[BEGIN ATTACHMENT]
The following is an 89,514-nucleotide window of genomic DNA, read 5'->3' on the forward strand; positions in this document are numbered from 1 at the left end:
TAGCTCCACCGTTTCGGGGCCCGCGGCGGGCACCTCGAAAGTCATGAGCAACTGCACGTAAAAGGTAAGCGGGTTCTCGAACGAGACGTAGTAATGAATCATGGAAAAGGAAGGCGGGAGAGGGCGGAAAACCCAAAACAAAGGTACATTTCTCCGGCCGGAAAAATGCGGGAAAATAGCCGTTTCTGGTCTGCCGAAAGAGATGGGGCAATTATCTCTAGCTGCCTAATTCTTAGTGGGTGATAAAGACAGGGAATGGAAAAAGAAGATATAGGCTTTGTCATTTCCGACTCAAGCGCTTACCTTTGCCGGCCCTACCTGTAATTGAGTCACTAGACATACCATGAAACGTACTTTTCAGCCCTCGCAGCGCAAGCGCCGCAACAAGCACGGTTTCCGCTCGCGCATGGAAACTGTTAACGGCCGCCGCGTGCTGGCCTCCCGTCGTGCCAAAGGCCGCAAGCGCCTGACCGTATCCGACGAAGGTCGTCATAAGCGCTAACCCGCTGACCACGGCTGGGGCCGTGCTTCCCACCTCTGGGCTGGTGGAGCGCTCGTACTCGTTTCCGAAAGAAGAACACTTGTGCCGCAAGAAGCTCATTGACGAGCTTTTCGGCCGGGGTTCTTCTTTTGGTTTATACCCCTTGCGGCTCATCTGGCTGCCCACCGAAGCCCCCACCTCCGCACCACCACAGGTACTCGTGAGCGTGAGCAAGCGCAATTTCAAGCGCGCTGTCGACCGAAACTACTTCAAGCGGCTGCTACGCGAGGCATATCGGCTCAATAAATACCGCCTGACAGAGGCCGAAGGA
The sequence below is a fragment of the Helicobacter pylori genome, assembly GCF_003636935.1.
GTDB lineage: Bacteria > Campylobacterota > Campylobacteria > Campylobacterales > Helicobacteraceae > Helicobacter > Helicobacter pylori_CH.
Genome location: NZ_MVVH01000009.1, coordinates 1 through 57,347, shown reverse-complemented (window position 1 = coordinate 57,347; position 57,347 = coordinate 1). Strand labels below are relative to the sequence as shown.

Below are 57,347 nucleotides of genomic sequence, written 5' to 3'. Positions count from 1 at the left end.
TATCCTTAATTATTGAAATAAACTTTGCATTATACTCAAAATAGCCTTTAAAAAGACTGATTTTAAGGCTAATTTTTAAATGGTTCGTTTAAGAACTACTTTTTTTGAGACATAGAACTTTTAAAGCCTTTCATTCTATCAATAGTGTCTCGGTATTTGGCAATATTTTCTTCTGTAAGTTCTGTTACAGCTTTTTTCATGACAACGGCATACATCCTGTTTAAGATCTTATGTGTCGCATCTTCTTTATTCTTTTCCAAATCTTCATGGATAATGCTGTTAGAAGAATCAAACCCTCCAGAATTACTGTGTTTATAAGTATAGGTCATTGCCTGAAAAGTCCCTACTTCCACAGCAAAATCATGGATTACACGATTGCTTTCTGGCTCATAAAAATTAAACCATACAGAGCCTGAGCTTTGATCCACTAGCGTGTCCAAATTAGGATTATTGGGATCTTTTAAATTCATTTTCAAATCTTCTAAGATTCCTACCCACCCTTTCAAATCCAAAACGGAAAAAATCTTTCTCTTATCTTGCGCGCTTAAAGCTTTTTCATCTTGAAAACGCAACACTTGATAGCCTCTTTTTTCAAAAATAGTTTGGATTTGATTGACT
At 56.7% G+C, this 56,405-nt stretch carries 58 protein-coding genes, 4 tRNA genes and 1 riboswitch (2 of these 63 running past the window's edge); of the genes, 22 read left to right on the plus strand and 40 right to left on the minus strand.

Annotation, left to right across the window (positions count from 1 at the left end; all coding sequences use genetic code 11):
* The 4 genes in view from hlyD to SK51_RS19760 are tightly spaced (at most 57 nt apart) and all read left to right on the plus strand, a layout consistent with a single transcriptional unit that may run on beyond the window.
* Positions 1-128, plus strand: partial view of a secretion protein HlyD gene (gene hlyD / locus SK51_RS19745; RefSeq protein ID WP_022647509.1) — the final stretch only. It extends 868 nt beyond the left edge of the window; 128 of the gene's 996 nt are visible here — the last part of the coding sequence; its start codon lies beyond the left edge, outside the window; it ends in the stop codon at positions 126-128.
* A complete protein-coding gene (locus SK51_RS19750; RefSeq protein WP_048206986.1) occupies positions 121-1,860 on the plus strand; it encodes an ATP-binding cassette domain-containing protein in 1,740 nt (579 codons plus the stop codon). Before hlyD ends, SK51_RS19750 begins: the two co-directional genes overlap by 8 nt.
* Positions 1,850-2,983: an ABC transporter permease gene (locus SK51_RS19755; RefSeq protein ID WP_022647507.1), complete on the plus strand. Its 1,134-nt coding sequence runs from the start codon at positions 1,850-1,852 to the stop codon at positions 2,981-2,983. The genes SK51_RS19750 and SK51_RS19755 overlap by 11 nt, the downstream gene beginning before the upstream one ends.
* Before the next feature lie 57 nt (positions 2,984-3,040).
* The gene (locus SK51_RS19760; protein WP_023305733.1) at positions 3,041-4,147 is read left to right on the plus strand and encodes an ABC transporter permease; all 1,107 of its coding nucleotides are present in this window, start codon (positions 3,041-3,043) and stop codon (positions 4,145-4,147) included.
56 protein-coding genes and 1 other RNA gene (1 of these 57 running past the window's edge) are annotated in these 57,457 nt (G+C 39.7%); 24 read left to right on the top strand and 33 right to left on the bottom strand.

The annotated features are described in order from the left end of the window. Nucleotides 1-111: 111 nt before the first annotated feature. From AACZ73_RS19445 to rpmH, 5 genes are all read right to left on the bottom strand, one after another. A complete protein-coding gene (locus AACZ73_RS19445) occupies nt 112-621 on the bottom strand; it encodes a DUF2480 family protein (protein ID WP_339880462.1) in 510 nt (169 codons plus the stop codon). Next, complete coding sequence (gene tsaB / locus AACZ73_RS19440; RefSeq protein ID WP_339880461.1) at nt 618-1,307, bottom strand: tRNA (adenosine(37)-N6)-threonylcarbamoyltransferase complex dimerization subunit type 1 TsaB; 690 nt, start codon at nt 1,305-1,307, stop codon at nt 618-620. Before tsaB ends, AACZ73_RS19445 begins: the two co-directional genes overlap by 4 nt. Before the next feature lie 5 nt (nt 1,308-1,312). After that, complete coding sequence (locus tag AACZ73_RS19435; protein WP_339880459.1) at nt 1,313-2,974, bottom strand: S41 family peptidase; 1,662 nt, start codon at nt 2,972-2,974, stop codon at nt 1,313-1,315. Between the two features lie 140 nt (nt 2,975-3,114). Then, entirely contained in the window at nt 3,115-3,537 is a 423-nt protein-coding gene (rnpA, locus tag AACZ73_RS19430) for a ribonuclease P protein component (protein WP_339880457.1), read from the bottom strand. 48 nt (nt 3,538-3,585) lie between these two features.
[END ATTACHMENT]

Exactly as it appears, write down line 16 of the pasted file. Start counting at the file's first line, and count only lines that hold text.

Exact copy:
56 protein-coding genes and 1 other RNA gene (1 of these 57 running past the window's edge) are annotated in these 57,457 nt (G+C 39.7%); 24 read left to right on the top strand and 33 right to left on the bottom strand.